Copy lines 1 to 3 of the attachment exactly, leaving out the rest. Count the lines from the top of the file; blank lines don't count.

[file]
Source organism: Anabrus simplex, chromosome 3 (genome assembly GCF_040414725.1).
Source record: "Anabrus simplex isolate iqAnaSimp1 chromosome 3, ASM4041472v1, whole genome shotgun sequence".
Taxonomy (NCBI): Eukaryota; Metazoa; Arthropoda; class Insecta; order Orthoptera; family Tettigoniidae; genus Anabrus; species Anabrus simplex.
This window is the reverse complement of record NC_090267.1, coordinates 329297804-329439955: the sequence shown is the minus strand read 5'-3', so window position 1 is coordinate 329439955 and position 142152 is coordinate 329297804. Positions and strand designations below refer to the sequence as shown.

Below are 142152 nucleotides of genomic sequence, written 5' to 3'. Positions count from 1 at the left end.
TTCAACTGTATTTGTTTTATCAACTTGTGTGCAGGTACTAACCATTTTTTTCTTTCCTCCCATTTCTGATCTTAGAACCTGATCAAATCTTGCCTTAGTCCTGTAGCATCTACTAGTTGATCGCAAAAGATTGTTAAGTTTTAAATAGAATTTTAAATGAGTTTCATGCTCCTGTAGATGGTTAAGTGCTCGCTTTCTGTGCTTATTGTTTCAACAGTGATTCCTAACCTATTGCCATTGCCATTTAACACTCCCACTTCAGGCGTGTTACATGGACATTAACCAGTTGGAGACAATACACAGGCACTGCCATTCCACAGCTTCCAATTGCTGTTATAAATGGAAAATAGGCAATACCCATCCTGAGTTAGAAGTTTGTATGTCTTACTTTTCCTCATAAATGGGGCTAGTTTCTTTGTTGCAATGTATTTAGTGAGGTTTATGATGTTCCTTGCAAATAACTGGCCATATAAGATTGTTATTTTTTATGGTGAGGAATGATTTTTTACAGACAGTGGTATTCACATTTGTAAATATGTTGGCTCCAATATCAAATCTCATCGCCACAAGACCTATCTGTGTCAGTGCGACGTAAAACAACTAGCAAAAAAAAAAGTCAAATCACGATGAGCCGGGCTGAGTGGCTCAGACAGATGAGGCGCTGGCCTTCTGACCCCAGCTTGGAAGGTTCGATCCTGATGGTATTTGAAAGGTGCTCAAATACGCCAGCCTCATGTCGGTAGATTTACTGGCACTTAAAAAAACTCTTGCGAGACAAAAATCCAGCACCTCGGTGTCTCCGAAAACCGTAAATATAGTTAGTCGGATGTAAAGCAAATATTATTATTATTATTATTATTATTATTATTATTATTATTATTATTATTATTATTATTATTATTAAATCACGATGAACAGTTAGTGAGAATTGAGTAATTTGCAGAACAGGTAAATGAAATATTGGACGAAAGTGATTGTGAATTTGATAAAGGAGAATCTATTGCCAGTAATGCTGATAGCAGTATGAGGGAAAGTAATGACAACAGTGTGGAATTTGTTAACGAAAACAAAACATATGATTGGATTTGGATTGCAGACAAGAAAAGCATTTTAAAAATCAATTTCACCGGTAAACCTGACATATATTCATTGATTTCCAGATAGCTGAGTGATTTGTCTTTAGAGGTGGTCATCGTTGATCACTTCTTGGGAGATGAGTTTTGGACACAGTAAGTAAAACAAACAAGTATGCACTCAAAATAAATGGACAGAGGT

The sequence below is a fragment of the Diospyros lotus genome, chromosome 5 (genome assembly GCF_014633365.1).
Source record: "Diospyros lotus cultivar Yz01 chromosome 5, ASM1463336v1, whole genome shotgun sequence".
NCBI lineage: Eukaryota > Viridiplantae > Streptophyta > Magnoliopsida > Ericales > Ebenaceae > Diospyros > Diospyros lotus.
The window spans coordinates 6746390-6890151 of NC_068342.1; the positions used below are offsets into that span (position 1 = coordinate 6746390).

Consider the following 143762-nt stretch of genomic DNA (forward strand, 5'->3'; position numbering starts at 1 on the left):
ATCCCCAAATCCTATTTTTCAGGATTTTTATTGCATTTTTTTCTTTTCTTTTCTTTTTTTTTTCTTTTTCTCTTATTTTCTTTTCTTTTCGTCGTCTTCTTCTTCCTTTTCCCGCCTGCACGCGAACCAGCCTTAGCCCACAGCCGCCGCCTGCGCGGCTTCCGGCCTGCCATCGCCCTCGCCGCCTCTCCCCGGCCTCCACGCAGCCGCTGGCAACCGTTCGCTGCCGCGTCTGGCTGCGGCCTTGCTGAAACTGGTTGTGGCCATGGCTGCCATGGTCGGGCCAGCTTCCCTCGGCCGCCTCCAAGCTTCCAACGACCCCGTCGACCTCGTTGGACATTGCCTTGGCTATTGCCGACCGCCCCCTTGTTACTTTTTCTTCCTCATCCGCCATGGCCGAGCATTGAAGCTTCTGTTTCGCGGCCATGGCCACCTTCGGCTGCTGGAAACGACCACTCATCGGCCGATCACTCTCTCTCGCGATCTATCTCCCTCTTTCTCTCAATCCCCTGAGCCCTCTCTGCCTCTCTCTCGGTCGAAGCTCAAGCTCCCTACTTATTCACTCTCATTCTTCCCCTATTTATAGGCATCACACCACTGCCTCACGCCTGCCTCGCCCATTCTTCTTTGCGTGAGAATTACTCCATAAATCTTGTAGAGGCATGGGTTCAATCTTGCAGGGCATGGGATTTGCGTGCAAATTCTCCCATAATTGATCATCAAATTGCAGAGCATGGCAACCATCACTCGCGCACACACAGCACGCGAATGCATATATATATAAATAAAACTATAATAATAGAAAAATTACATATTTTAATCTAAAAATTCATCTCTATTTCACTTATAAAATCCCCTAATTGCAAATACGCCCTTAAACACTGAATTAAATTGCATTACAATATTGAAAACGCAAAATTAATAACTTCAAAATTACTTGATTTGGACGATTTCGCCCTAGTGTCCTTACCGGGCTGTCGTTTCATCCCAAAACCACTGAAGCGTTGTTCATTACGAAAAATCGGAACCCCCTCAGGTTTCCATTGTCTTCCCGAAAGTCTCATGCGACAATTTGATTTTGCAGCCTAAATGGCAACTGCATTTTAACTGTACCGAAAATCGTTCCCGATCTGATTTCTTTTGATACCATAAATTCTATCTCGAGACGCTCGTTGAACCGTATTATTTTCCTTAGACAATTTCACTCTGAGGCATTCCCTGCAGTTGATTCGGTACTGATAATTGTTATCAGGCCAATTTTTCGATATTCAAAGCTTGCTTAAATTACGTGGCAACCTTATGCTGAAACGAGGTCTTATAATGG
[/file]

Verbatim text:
Source organism: Anabrus simplex, chromosome 3 (genome assembly GCF_040414725.1).
Source record: "Anabrus simplex isolate iqAnaSimp1 chromosome 3, ASM4041472v1, whole genome shotgun sequence".
Taxonomy (NCBI): Eukaryota; Metazoa; Arthropoda; class Insecta; order Orthoptera; family Tettigoniidae; genus Anabrus; species Anabrus simplex.